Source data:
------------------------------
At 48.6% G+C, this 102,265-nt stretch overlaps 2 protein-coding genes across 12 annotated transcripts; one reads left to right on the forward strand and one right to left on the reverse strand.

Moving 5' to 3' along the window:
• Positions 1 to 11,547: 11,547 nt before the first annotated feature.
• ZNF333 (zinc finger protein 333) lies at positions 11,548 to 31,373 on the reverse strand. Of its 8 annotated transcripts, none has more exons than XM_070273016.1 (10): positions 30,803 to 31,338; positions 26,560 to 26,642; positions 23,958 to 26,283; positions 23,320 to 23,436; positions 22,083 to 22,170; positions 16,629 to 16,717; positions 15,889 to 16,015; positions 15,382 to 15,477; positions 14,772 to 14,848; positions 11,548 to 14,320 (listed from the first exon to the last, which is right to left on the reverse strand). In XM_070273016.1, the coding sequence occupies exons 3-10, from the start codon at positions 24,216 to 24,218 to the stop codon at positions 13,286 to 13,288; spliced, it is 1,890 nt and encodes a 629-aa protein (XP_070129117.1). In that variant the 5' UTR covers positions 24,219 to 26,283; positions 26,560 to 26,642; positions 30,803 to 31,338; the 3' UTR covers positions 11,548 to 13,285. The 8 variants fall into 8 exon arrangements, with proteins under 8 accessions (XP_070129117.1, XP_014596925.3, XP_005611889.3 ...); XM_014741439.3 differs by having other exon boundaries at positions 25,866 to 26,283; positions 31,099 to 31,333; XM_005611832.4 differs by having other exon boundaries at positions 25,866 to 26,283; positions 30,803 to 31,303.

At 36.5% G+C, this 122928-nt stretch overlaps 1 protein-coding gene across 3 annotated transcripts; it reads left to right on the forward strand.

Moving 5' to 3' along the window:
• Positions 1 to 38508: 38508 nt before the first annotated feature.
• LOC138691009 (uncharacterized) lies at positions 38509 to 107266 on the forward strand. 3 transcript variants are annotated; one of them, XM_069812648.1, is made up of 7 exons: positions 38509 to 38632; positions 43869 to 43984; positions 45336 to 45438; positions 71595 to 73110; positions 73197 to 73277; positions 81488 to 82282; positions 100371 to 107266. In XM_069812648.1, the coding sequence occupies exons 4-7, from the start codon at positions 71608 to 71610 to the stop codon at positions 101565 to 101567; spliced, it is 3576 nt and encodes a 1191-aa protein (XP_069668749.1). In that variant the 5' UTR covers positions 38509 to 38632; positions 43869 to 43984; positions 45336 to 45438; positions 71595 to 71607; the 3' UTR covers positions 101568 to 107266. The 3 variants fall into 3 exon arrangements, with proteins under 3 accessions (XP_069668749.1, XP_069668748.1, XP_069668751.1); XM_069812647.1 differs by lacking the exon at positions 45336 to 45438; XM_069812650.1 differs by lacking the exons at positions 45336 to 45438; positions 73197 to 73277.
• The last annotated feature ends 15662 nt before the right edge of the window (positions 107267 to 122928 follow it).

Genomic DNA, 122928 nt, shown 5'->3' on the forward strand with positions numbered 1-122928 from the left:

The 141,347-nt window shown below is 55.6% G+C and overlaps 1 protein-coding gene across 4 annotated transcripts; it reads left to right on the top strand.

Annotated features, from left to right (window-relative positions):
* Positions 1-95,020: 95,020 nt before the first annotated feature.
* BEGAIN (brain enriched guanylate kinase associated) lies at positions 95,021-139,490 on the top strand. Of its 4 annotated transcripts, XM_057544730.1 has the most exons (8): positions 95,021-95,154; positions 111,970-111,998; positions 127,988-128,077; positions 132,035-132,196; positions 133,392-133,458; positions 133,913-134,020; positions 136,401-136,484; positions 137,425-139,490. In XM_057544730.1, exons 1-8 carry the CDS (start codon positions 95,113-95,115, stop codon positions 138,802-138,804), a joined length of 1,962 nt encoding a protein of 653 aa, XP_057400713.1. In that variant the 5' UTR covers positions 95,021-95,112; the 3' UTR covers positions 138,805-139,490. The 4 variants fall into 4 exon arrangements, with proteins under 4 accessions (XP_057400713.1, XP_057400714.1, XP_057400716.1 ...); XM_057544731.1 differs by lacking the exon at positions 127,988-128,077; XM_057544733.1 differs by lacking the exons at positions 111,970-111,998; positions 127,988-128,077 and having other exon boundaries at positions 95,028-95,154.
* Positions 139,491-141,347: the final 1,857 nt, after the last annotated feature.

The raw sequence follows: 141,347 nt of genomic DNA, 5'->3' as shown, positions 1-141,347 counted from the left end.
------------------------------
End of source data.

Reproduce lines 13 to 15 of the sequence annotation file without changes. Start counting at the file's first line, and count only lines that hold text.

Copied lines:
* Positions 1-95,020: 95,020 nt before the first annotated feature.
* BEGAIN (brain enriched guanylate kinase associated) lies at positions 95,021-139,490 on the top strand. Of its 4 annotated transcripts, XM_057544730.1 has the most exons (8): positions 95,021-95,154; positions 111,970-111,998; positions 127,988-128,077; positions 132,035-132,196; positions 133,392-133,458; positions 133,913-134,020; positions 136,401-136,484; positions 137,425-139,490. In XM_057544730.1, exons 1-8 carry the CDS (start codon positions 95,113-95,115, stop codon positions 138,802-138,804), a joined length of 1,962 nt encoding a protein of 653 aa, XP_057400713.1. In that variant the 5' UTR covers positions 95,021-95,112; the 3' UTR covers positions 138,805-139,490. The 4 variants fall into 4 exon arrangements, with proteins under 4 accessions (XP_057400713.1, XP_057400714.1, XP_057400716.1 ...); XM_057544731.1 differs by lacking the exon at positions 127,988-128,077; XM_057544733.1 differs by lacking the exons at positions 111,970-111,998; positions 127,988-128,077 and having other exon boundaries at positions 95,028-95,154.
* Positions 139,491-141,347: the final 1,857 nt, after the last annotated feature.